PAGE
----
# Map for each and moral dilemma? (roman numeral challenge)

Map for each and moral dilemma? (roman numeral challenge)
0

#1

For almost a week I’ve been trying to get past the Roman Numeral challenge, so out of desperation I scrolled down through the hint section and eventually looked at the basic answer.

When I read the answer I could kick myself in the head, it seemed clean and straightforward. Problem is although I understand the answer and could easily recreate it without help, I don’t just want to copy it over and while thinking of another solution to the challenge, the basic answer has become a “once you see it, you can’t unsee it” situation.

I’m still hesitant to use the hint solution, so I thought of improving the code by replacing the for loop with a map function and combine the arrays to a single array of objects, but with little succes.

Here’s what I got so far:

``````function convertToRoman(num) {

let convertIndex =
[
{M : 1000},
{CM : 900},
{D : 500},
{CD : 400},
{C : 100},
{XC : 90},
{L : 50},
{XL : 40},
{X : 10},
{IX : 9},
{V : 5},
{IV : 4},
{I : 1}
]

//While num => 0, Map for each item.value <= num, return item.key; substract item.value from num and convert the returned keynames to a string
let romanized = convertIndex.map((item) => {while (num => 0) {if (item <= num) {num -= item.value; return item.key} } }).toString()  //<====== WARNING: Results in a infinite loop!

return romanized;

}

convertToRoman(16);
``````

Anyone has any idea if what I’m trying to do is even possible or if this would solve the plagiarism dilemma?
Any insight is welcome!

#2

You seem to be getting a little tangled in what you’re trying to do here.

Firstly - don’t beat yourself up about the plagiarism thing. Sometimes a quick peak, especially after a week of struggle, is just what you need to break out of the rut. It’s fine; you’re still going to be a good programmer.

On with the gnarly stuff…

Let’s break that one liner map function up with some whitespace a bit so we can reason about it better:

``````let romanized = convertIndex.map((item) => {
while (num => 0) {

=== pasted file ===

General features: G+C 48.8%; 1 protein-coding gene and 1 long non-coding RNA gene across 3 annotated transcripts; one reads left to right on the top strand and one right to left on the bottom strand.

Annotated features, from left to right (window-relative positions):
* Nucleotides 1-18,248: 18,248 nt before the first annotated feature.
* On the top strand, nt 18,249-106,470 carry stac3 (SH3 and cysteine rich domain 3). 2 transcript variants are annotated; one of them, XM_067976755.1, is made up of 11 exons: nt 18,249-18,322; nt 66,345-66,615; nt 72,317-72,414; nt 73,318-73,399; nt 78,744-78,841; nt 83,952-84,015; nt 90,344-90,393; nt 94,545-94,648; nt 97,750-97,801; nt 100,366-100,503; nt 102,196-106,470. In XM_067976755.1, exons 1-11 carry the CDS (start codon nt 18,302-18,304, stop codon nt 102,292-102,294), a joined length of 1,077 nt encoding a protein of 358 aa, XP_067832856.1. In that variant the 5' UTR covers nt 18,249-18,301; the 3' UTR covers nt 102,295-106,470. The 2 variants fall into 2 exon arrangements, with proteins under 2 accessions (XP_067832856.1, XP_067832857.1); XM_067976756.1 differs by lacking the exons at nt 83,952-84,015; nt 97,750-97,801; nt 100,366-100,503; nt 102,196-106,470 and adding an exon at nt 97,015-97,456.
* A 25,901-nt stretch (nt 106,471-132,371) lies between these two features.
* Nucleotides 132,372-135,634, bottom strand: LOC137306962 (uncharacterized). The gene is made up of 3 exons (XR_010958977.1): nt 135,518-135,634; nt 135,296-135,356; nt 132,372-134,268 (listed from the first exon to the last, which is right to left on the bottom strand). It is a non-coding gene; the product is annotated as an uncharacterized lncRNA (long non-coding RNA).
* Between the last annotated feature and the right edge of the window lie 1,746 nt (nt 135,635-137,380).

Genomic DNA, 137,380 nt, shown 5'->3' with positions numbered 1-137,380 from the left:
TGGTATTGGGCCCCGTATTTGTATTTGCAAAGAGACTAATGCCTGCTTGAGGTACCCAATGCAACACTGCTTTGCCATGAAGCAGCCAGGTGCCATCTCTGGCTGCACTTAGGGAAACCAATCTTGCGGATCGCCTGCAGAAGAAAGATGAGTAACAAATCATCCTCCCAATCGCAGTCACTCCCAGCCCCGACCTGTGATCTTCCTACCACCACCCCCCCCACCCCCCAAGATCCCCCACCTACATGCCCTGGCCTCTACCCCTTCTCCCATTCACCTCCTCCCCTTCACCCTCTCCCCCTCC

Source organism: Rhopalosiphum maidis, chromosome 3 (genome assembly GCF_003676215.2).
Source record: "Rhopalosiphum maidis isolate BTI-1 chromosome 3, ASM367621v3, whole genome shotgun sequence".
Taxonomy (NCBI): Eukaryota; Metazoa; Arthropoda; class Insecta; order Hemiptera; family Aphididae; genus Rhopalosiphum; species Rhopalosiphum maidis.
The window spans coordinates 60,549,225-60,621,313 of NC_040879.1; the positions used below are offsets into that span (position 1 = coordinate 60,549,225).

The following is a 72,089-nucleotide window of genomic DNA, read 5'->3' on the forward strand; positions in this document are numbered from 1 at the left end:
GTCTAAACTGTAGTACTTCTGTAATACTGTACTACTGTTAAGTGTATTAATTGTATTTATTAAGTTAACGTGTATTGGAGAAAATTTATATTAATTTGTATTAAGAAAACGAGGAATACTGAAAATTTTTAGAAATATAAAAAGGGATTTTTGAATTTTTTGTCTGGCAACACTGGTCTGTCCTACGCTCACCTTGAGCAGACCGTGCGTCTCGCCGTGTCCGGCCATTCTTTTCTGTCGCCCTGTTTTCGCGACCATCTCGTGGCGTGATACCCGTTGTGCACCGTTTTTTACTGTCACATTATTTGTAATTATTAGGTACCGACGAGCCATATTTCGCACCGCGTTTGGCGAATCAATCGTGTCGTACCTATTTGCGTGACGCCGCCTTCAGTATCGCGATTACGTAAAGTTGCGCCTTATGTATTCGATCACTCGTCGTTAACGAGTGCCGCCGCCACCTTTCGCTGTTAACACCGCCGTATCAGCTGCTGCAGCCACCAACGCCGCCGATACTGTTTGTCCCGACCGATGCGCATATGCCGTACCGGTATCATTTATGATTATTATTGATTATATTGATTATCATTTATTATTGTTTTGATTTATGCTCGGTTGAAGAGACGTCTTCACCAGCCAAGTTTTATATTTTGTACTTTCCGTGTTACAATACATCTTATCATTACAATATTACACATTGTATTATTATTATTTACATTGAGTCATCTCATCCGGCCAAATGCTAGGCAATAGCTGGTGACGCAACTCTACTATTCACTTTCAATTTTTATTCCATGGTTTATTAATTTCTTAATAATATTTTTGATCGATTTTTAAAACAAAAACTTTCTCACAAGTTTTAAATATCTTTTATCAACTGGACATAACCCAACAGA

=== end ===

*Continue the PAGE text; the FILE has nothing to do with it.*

if (item <= num) {
num -= item.value;
return item.key
}
}
}).toString()  //<====== WARNING: Results in a infinite loop!

return romanized;
``````

The first thing to ask is: is `Array.map()` the right tool for the job?

The `map()` method creates a new array with the results of calling a provided function on every element in the calling array. [source]

What you are running the map over here is your array of objects defining the relationship between roman numerals and integers. This array of `key: value` pairs can be thought of a bit like a dictionary where we look up the meaning of the characters, or translate them. Is it useful to change that dictionary and return a new array based on that? Probably not. So `map` might not be the best tool here.

Next up, small detail: don’t confuse the `=>` (‘fat arrow’ ES6 function shorthand) with `>=` (‘angry eyes’ more than or equal to) symbols.

A quick test in node:

``````while (num => 0) {
console.log('something');
}
``````

The above prints a never-ending stream of somethings to the console. So there’s your infinite loop, at least.

Now let’s look closely at this line: `if (item <= num)`

Our map function is iterating through everything in the array of `numeral: integers` pairs above. The first time, that if statement looks more like this: `if ({M: 1000} <= num)`

Let’s assume num === 1000, and compare the two values in the console:

So the code in the if block never gets executed.

So, where from here?

In your little pseudocode snippet in the commented out part, I notice you using some javascript language. The first time you reason about this, try to avoid all syntax all together. Explain it in plain English. If you can get the algorithm right in English, then the Javascript is easier - it might not be the fastest implementation, but it’ll pass the tests.

Good luck, and happy coding